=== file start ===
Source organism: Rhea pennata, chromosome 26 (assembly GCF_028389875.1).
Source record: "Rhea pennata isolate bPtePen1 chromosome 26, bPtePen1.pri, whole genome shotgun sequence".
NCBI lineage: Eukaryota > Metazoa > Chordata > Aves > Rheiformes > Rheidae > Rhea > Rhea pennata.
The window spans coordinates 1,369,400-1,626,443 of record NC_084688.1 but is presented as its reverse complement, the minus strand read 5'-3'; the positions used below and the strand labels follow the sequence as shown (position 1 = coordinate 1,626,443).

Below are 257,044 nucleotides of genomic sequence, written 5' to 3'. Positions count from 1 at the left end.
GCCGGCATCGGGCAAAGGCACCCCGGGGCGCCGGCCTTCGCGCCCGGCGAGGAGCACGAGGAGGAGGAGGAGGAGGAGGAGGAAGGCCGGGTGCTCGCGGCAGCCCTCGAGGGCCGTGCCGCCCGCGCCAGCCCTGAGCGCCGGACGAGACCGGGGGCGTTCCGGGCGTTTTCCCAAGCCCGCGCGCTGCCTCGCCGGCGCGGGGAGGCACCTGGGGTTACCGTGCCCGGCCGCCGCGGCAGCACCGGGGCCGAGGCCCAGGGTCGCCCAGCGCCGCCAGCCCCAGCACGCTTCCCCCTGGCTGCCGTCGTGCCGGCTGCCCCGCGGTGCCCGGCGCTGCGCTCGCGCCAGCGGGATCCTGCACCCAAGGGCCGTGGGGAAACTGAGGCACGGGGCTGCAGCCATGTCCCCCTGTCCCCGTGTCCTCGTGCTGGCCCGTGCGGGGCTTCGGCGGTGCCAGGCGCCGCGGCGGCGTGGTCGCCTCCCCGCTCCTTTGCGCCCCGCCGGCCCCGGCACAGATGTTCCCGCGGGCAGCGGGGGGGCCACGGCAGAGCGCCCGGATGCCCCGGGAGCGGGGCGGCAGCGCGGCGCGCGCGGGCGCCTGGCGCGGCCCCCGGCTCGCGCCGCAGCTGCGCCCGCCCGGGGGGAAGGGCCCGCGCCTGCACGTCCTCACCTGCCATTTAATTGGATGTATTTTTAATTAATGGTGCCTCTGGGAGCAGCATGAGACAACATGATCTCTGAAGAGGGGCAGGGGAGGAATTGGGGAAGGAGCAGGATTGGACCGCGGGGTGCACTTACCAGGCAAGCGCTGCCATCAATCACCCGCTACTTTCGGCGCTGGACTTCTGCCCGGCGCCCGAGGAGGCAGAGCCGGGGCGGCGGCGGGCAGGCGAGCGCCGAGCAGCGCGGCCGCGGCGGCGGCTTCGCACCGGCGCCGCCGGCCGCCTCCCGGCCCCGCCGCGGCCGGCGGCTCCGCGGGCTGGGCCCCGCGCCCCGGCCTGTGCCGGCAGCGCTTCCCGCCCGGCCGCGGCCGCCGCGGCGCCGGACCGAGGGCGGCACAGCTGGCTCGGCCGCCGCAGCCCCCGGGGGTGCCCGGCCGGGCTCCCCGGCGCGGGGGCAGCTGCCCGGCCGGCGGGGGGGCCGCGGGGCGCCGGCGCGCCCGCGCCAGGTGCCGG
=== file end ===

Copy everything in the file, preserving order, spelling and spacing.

Source organism: Rhea pennata, chromosome 26 (assembly GCF_028389875.1).
Source record: "Rhea pennata isolate bPtePen1 chromosome 26, bPtePen1.pri, whole genome shotgun sequence".
NCBI lineage: Eukaryota > Metazoa > Chordata > Aves > Rheiformes > Rheidae > Rhea > Rhea pennata.
The window spans coordinates 1,369,400-1,626,443 of record NC_084688.1 but is presented as its reverse complement, the minus strand read 5'-3'; the positions used below and the strand labels follow the sequence as shown (position 1 = coordinate 1,626,443).

Below are 257,044 nucleotides of genomic sequence, written 5' to 3'. Positions count from 1 at the left end.
GCCGGCATCGGGCAAAGGCACCCCGGGGCGCCGGCCTTCGCGCCCGGCGAGGAGCACGAGGAGGAGGAGGAGGAGGAGGAGGAAGGCCGGGTGCTCGCGGCAGCCCTCGAGGGCCGTGCCGCCCGCGCCAGCCCTGAGCGCCGGACGAGACCGGGGGCGTTCCGGGCGTTTTCCCAAGCCCGCGCGCTGCCTCGCCGGCGCGGGGAGGCACCTGGGGTTACCGTGCCCGGCCGCCGCGGCAGCACCGGGGCCGAGGCCCAGGGTCGCCCAGCGCCGCCAGCCCCAGCACGCTTCCCCCTGGCTGCCGTCGTGCCGGCTGCCCCGCGGTGCCCGGCGCTGCGCTCGCGCCAGCGGGATCCTGCACCCAAGGGCCGTGGGGAAACTGAGGCACGGGGCTGCAGCCATGTCCCCCTGTCCCCGTGTCCTCGTGCTGGCCCGTGCGGGGCTTCGGCGGTGCCAGGCGCCGCGGCGGCGTGGTCGCCTCCCCGCTCCTTTGCGCCCCGCCGGCCCCGGCACAGATGTTCCCGCGGGCAGCGGGGGGGCCACGGCAGAGCGCCCGGATGCCCCGGGAGCGGGGCGGCAGCGCGGCGCGCGCGGGCGCCTGGCGCGGCCCCCGGCTCGCGCCGCAGCTGCGCCCGCCCGGGGGGAAGGGCCCGCGCCTGCACGTCCTCACCTGCCATTTAATTGGATGTATTTTTAATTAATGGTGCCTCTGGGAGCAGCATGAGACAACATGATCTCTGAAGAGGGGCAGGGGAGGAATTGGGGAAGGAGCAGGATTGGACCGCGGGGTGCACTTACCAGGCAAGCGCTGCCATCAATCACCCGCTACTTTCGGCGCTGGACTTCTGCCCGGCGCCCGAGGAGGCAGAGCCGGGGCGGCGGCGGGCAGGCGAGCGCCGAGCAGCGCGGCCGCGGCGGCGGCTTCGCACCGGCGCCGCCGGCCGCCTCCCGGCCCCGCCGCGGCCGGCGGCTCCGCGGGCTGGGCCCCGCGCCCCGGCCTGTGCCGGCAGCGCTTCCCGCCCGGCCGCGGCCGCCGCGGCGCCGGACCGAGGGCGGCACAGCTGGCTCGGCCGCCGCAGCCCCCGGGGGTGCCCGGCCGGGCTCCCCGGCGCGGGGGCAGCTGCCCGGCCGGCGGGGGGGCCGCGGGGCGCCGGCGCGCCCGCGCCAGGTGCCGG